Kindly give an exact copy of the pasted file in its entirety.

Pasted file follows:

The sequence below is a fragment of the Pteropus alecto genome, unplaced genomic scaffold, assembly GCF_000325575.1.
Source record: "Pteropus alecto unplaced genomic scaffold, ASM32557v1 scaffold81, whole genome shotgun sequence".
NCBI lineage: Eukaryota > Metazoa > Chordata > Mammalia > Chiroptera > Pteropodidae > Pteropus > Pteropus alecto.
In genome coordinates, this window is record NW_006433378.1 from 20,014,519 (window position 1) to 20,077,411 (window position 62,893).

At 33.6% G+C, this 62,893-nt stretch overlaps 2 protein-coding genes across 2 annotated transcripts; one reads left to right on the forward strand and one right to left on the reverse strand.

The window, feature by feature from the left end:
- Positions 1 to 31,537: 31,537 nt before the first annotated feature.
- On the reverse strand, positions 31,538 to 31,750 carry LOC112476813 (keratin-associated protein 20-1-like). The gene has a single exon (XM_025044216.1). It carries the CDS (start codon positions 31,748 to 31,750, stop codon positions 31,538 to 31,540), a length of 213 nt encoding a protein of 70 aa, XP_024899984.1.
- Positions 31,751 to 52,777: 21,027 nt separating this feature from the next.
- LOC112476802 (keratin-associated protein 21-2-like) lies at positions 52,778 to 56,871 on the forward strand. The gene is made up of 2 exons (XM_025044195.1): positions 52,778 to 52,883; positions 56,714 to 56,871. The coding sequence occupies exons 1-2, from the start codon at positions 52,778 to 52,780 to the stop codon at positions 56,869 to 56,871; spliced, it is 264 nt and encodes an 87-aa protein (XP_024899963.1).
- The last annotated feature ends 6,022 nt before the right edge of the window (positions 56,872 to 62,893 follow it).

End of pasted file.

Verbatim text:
The sequence below is a fragment of the Pteropus alecto genome, unplaced genomic scaffold, assembly GCF_000325575.1.
Source record: "Pteropus alecto unplaced genomic scaffold, ASM32557v1 scaffold81, whole genome shotgun sequence".
NCBI lineage: Eukaryota > Metazoa > Chordata > Mammalia > Chiroptera > Pteropodidae > Pteropus > Pteropus alecto.
In genome coordinates, this window is record NW_006433378.1 from 20,014,519 (window position 1) to 20,077,411 (window position 62,893).

At 33.6% G+C, this 62,893-nt stretch overlaps 2 protein-coding genes across 2 annotated transcripts; one reads left to right on the forward strand and one right to left on the reverse strand.

The window, feature by feature from the left end:
- Positions 1 to 31,537: 31,537 nt before the first annotated feature.
- On the reverse strand, positions 31,538 to 31,750 carry LOC112476813 (keratin-associated protein 20-1-like). The gene has a single exon (XM_025044216.1). It carries the CDS (start codon positions 31,748 to 31,750, stop codon positions 31,538 to 31,540), a length of 213 nt encoding a protein of 70 aa, XP_024899984.1.
- Positions 31,751 to 52,777: 21,027 nt separating this feature from the next.
- LOC112476802 (keratin-associated protein 21-2-like) lies at positions 52,778 to 56,871 on the forward strand. The gene is made up of 2 exons (XM_025044195.1): positions 52,778 to 52,883; positions 56,714 to 56,871. The coding sequence occupies exons 1-2, from the start codon at positions 52,778 to 52,780 to the stop codon at positions 56,869 to 56,871; spliced, it is 264 nt and encodes an 87-aa protein (XP_024899963.1).
- The last annotated feature ends 6,022 nt before the right edge of the window (positions 56,872 to 62,893 follow it).